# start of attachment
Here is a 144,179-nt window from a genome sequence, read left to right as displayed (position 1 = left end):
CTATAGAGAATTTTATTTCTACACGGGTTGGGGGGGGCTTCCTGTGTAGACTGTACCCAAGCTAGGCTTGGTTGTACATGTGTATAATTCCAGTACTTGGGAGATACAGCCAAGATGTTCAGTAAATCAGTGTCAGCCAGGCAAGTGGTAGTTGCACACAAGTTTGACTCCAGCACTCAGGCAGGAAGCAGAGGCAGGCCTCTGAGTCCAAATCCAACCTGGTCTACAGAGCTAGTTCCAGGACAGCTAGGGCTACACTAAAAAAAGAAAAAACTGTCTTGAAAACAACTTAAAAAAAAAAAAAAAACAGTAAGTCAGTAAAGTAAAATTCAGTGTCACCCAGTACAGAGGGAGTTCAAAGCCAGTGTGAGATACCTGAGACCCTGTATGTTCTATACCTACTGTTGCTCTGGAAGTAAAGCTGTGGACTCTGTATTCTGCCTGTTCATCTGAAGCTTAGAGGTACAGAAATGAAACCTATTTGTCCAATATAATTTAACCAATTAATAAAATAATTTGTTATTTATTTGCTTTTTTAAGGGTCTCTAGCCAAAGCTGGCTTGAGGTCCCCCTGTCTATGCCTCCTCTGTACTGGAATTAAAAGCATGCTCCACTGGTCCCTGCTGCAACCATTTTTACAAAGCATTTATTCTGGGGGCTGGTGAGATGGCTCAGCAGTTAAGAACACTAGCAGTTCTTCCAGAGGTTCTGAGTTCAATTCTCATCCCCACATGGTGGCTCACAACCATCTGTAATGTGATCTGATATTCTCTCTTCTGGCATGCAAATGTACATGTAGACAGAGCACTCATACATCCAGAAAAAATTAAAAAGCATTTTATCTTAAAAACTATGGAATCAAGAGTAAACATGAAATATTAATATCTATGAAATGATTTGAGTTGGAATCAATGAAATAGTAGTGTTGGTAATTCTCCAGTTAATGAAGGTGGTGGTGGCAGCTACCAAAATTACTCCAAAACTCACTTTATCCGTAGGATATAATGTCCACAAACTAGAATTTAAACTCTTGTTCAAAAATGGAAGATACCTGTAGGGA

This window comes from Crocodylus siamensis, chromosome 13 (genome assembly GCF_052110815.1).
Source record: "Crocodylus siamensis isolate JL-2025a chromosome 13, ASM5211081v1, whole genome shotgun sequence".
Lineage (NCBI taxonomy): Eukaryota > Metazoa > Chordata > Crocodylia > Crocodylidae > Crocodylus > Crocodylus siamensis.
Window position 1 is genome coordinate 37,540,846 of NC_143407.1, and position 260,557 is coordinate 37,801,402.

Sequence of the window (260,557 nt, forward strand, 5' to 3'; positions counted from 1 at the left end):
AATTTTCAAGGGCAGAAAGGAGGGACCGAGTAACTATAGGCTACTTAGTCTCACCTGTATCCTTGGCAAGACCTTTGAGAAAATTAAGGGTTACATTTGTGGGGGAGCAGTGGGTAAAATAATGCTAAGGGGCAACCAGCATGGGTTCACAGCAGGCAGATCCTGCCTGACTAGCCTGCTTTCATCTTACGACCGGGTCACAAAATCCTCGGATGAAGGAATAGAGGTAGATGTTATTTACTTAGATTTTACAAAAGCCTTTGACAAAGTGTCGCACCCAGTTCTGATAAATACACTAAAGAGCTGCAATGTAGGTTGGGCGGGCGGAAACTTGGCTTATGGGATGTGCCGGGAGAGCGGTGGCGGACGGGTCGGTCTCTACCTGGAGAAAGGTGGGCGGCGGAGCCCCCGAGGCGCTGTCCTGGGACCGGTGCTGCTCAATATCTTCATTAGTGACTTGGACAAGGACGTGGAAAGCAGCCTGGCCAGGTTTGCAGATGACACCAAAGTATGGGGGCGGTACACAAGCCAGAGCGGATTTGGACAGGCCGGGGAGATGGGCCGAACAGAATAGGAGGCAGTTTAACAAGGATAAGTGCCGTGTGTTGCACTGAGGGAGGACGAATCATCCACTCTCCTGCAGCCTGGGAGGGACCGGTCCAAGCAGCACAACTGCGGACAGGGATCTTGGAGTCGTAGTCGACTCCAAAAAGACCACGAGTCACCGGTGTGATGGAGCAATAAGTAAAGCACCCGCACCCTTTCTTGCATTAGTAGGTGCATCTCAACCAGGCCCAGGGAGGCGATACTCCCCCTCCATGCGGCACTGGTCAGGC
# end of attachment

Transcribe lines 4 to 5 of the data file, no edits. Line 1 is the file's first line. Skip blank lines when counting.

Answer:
Source record: "Crocodylus siamensis isolate JL-2025a chromosome 13, ASM5211081v1, whole genome shotgun sequence".
Lineage (NCBI taxonomy): Eukaryota > Metazoa > Chordata > Crocodylia > Crocodylidae > Crocodylus > Crocodylus siamensis.